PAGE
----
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What is a Forum?

Online photography forums are specialised, interactive websites that like-minded people use to discuss their favourite photography-related subjects.

In essence, a forum is an online community. All communities need members and members join a community to interact with each other. Together, members sustain the community by stimulating conversation and debate and by creating an ever evolving body of information, which other members find interesting and so want to tap into. Over time, members leave, new members join but the community, if it is successful, grows.

What Happens in a Forum?

In most forums, members can start conversations whenever the urge arises but check the rules of the forum to see if there are any posting quotas or criteria you need to adhere to, especially if your messages will include images (these are usually subject to size and quantity limits). A topic may be raised to pose a question, request information or to share an image for other members to enjoy and discuss. As members contribute their thoughts, knowledge and ideas, a topic eventually grows and becomes a detailed conversation.

Generally, members can see all of the topics under discussion, though some may be locked or be restricted to a certain audience. The software on which the forum is based will generally make this obvious: it should also highlight new messages and make it easy for members to filter and sort them by various criteria, such as time/date or author name. It?s a good idea to see if there is a Help section or user guide whenever you?re unsure about something, or use the forum?s search facility to check if someone else has already asked the question you have in mind. If you still can?t find the answer to your question, there?s usually a section of the forum dedicated to questions about the forum itself.

There are probably hundreds of photography forums on the internet: there are big, busy ones; small, niche ones; highly specialised ones and broad, generalised ones. Choosing a forum to join usually comes down to deciding whether or not the content is interesting and you like the nature of the discussion which goes on between members. As a forum grows, it develops its own character. Partly, this is a by-product of the forum?s body of content - the topics, messages, images, articles, tutorials and other information shared by the members. More so, a forum?s character is formed by the outlook, enthusiasm and behaviour of its members.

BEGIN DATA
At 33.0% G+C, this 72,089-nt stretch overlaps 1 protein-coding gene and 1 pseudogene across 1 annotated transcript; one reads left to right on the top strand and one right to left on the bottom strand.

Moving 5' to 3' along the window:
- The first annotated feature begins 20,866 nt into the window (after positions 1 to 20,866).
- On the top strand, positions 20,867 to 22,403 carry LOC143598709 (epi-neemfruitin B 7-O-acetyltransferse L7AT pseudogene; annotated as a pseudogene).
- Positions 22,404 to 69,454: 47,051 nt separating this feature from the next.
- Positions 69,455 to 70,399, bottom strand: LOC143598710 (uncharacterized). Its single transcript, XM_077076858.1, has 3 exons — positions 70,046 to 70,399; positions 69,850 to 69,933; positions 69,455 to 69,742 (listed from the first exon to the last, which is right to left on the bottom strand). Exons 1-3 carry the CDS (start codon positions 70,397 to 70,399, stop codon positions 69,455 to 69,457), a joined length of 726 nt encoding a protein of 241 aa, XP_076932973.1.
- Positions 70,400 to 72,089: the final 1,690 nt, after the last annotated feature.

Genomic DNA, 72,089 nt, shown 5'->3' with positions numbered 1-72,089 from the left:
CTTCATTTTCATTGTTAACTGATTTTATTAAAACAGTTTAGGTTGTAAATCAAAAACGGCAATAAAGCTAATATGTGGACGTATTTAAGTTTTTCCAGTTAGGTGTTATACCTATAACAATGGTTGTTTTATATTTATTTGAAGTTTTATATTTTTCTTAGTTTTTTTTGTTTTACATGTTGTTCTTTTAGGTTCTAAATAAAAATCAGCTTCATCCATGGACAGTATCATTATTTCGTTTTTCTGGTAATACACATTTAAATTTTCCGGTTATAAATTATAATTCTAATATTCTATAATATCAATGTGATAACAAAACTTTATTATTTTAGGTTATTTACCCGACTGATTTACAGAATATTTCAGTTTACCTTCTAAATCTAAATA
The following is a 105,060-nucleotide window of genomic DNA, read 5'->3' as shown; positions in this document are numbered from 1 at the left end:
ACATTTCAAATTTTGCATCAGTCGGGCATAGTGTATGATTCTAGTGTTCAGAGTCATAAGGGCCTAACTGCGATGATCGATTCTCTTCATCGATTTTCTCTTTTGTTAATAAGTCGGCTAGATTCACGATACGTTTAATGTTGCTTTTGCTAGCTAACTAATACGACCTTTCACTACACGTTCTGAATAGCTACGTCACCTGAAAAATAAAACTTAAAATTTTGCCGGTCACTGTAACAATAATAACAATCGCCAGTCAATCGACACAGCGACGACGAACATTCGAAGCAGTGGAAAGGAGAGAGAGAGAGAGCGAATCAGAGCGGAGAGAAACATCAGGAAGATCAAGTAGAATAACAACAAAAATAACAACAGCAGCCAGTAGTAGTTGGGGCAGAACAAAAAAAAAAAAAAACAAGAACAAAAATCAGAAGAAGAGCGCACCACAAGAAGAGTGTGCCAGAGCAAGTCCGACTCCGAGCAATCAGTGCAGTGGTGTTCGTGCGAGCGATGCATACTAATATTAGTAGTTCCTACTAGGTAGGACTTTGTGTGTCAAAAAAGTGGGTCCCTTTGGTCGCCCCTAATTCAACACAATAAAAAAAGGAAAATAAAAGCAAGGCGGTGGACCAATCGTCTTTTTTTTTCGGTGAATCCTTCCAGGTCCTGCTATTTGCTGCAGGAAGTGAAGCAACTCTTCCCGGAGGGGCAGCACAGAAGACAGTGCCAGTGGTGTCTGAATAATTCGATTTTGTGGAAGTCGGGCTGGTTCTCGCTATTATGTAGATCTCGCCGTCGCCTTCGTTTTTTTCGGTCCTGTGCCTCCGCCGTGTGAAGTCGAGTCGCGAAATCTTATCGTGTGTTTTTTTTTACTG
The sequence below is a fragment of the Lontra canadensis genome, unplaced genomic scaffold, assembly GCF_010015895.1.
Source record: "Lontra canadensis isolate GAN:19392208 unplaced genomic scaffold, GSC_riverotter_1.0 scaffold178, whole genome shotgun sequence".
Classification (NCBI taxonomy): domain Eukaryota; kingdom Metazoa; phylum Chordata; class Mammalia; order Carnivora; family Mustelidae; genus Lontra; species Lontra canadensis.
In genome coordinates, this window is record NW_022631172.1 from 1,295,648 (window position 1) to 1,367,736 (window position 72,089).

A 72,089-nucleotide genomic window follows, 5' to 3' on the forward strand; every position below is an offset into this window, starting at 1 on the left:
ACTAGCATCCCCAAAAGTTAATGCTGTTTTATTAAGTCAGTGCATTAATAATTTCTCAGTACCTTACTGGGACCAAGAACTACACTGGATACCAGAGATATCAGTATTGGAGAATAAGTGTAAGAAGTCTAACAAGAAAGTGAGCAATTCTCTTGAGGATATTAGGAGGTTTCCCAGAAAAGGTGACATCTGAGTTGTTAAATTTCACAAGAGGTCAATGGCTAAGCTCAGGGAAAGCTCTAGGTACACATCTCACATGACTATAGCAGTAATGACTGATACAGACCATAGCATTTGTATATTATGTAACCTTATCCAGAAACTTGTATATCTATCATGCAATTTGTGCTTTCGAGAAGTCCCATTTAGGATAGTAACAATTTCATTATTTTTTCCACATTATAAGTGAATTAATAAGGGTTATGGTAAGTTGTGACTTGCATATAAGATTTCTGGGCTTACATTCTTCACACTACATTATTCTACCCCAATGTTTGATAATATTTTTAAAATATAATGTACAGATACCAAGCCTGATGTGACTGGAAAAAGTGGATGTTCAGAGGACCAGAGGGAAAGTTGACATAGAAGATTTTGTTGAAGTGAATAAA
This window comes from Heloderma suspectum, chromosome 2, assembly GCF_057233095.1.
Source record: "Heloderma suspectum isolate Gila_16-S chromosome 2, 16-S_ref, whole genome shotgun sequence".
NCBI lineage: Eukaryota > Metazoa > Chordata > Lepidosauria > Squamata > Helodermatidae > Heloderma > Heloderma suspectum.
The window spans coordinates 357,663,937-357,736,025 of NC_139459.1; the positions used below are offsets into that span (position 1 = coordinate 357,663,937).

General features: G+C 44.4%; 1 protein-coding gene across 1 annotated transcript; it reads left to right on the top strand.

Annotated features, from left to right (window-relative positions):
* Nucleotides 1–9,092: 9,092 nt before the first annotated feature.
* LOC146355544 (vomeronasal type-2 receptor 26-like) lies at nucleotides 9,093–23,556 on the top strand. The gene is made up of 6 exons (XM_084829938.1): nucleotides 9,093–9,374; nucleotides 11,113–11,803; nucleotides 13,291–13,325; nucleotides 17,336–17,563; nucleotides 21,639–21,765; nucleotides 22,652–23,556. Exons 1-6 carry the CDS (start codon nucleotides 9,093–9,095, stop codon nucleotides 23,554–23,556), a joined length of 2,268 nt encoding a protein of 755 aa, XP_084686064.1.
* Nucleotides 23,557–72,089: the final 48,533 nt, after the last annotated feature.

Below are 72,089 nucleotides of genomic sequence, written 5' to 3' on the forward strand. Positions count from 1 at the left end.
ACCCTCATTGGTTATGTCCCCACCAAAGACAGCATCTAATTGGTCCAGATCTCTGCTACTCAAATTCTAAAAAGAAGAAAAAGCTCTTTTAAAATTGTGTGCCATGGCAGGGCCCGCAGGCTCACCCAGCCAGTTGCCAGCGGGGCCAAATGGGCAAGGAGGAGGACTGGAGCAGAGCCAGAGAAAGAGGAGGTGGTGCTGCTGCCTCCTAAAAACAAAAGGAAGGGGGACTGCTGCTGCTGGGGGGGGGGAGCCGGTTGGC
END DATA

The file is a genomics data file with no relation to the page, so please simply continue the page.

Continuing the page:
In the large majority of cases, forums are great fun and they benefit their members by providing a means to allow us, as photographers, to share our work with our peers and seek their critique, feedback and suggestions for improvement. This can be invaluable, especially if you need an answer to a question quickly. Occasionally, problems occur when negative critique is badly worded or received, or when members fundamentally disagree with one another and decide to air their differences in public. In these cases, it falls to the forum staff, usually called moderators (or mods), to resolve the issue and restore calm. In a healthy forum, spats like this rarely break out because the members respect each other and behave as they would in the offline world, even if they don?t entirely agree with everyone else?s point of view.

Here are some tips which will help you get the most of any forums you decide to join:

* Before you publish your first message, read the rules and observe the behaviours of the members

* If there?s a section of the forum for new members to introduce themselves, do so ? it?s a great icebreaker

* Participate! If you don?t, others won?t either and the forum won?t be of use to anyone

* Be confident. Don?t be overwhelmed by the breadth of another member?s knowledge. Everyone has something of value to contribute so do so, even if you think others might know more than you. Doing is part of learning, so it will benefit you each time that you contribute.

* Be friendly, respectful and courteous. Even if you hate an image or an opinion with a passion, say so with tact and be constructive in your feedback so that the author can learn from your skills and experience

* Don?t take comments personally, no matter how personal they appear to be. The written word alone is not very effective at conveying the full meaning of something and you may well be misinterpreting the author?s intent

* Critique is entirely subjective ? it?s someone?s opinion which may or may not mean something to you. Treat members who provide you with critique with respect ? after all, they took the time to provide you with feedback

* Provide more feedback than you receive. Your fellow members will value your contributions even more highly if you take the time to look at theirs

* Have fun! You?re doing this because you want to, not because you have to

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